Thanks for this! I am watching now. I thought I was comfortable with all of the basics but am still struggling with tags and outliner and am sure this will pop up if I systematically watch each video!
have just finished one about condoc MOGs but think id better stick to learning proper model organising first!

Simple things to remember about Tags.

ALWAYS leave the default tag (the position of the little pencil icon in the Tags window) at Untagged.

NEVER* apply a tag to ‘raw geometry’ (edges and faces) but ONLY to components, groups, and non-geometrical objects such as dimensions and text.

Tags ONLY control object visibility. They do NOT separate one piece of geometry from another. That’s the role of components and groups.

Outliner presents a hierarchical view of the objects in your model - components, groups, and sections. Leaving it open in a complex model can (at least in earlier versions of SU, and to a lesser degree in the current version) drastically slow down the model.

It’s a good way to search for objects currently in your model. (But not for components that aren’t currently in use.) And once having found an object in Outliner, you can select it to highlight the object in the model, or even right click and Zoom Selection to change the model view to bring the whole object into the model window view.

  • Note: Well, hardly ever. Not at all until you know what you are doing and why you might occasionally want to do that.
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Thank you so much John! In my model I must have forgotten to group my exterior walls before tagging them. That would mean I’ve tagged the RAW Geometry! Your explanation will stay with me for my Sketchup life. Thanks for simplifying it all so nicely.

Another good habit to get into is immediately to make a component of each object as soon as you’ve drawn it. Leave no loose/raw geometry in the model except while drawing a new object.

Give the new component a meaningful name, and if it is useful, set the component axes. I find Groups (which are a special case of components) less useful than Components, so almost never make groups. And it’s harder to give a group a name, though you give each group an instance name via Entity Info.

The default component axis origin is the minimum x, y and z coordinates in the object, and is often fine (the bottom left hand corner in the default view with the red (x) axis running to the right on screen, the green (y) axis running into the screen away from you, and the blue (z) axis running up the screen.

The axes by default are parallel to the model axes. You can reset the axis location and direction during component creation, or change them later using R-click/Change axes. It’s a good deal harder to change a group’s axes.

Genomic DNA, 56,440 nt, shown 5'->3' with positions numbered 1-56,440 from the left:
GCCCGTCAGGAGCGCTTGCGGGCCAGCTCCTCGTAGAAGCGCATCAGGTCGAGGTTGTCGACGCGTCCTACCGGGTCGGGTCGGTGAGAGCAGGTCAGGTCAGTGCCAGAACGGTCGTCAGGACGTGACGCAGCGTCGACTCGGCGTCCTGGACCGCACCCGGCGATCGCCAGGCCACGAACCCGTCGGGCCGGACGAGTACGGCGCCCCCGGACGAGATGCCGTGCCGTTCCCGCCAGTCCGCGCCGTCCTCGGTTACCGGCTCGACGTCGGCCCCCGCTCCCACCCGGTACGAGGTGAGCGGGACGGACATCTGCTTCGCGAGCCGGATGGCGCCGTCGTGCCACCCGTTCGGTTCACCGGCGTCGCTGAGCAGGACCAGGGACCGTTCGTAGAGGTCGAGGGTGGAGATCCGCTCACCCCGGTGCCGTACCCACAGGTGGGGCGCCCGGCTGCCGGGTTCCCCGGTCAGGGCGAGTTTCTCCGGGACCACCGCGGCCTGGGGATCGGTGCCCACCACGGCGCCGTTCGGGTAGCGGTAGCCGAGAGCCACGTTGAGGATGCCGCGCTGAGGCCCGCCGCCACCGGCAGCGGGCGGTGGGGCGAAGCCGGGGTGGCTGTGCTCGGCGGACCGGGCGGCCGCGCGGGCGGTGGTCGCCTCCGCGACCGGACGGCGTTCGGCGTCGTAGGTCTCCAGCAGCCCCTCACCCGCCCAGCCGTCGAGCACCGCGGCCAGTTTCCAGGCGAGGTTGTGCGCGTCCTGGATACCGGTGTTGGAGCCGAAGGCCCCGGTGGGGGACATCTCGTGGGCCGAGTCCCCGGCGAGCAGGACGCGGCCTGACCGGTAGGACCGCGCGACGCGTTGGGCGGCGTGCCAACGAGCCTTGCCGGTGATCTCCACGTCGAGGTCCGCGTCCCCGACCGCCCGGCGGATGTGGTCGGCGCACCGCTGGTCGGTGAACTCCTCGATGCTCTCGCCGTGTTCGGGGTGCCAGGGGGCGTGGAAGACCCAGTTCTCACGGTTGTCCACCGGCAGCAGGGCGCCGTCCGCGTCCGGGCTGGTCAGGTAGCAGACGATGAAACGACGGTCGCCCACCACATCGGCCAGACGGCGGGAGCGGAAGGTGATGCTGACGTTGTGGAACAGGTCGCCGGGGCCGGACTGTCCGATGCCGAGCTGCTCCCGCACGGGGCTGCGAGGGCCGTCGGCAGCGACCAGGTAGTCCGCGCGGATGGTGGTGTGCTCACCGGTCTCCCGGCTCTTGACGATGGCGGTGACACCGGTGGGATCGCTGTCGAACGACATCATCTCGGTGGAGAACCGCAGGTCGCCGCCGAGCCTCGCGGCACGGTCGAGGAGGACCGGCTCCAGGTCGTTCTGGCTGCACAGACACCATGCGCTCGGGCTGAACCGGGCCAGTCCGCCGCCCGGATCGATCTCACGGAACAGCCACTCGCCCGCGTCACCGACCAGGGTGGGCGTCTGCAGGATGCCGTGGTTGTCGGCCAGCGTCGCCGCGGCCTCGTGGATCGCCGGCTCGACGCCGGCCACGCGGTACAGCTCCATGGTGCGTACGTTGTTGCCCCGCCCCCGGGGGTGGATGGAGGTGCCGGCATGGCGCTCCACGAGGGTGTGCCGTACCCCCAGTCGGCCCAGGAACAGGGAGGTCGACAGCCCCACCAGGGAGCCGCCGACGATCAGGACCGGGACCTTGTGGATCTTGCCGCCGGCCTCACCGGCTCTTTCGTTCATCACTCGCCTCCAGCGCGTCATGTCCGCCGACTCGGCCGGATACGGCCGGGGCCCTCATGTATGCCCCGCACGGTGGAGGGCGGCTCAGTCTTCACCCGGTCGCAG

But sometimes it’s better to use a different component origin and/or axis direction. For circular or part circular objects the circle or arc centre may be more useful. For a symmetrical object, a midpoint or central point may be more useful.

For a long thin piece, it’s often a good idea to set the longest direction as the red (x) axis.

Enough for you to absorb…

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Wow all of that was helpful thank you. I surprised to hear you mainly use components! I have been making groups most of the time. Id thought components were only used when wanting Multiples of the same object so that changes could me made across them all at once. I do find it a pain to name groups as well. I will try components out and do some more research into axis origin. Cant thank you enough for your time and explanations. much appreciated. Is there any down side of using components over groups?

There are one or two, in some people’s view. But several upsides which in my view usually outweigh the downsides.

Advantages of of groups:

  • A group doesn’t appear in the Component Browser, keeping it clear of what some regard as clutter. (But they do appear in Outliner).
  • If you edit a group, it does NOT change any copies of it. That can be a plus, sometimes.

Disadvantages of groups

  • If you delete the only copy of a group in your model, it’s gone. You would have to re-draw it to replace it. Whereas a component is stored in the Component Browser, even if there are no instances in the model, so you can reinsert an instance from the component browser into the model. (But remember to Purge your model from time to time to remove components you don’t want to keep in the model.)
  • It’s harder to give a group a name - you have to remember to do so using Entity Info. So your Outliner may just show one group after another all unhelpfully named Group. By contrast, you are prompted for a Name every time you create a component. Give it a meaningful name at the time, otherwise you have nearly the same issue in Outliner - one component after another, distinguished only by a numeric suffix - Component#1, Component#2, … ,Component#43.
  • It’s easy to change the axes of a component - R-click, Change axes. It’s a good deal more difficult to change a group’s axes - and I can’t even remember how to do it!
  • A component can have additional properties that a group can’t have - including Glue to… and Cut opening properties
  • If you have multiple copies of a component in your model, you can edit one and change them all at once.
  • And if you want to change only some of the multiple copies, you can select them, R-click and Make Unique, then edit any one of the ones you want to change, to change all the selected ones.
  • You can use the Component Browser to replace any selected component(s) with a different one.

Thats answered a lot thank you. One more question:

Does having a lot of components stored in the component browser slow a model more than having a lot of groups?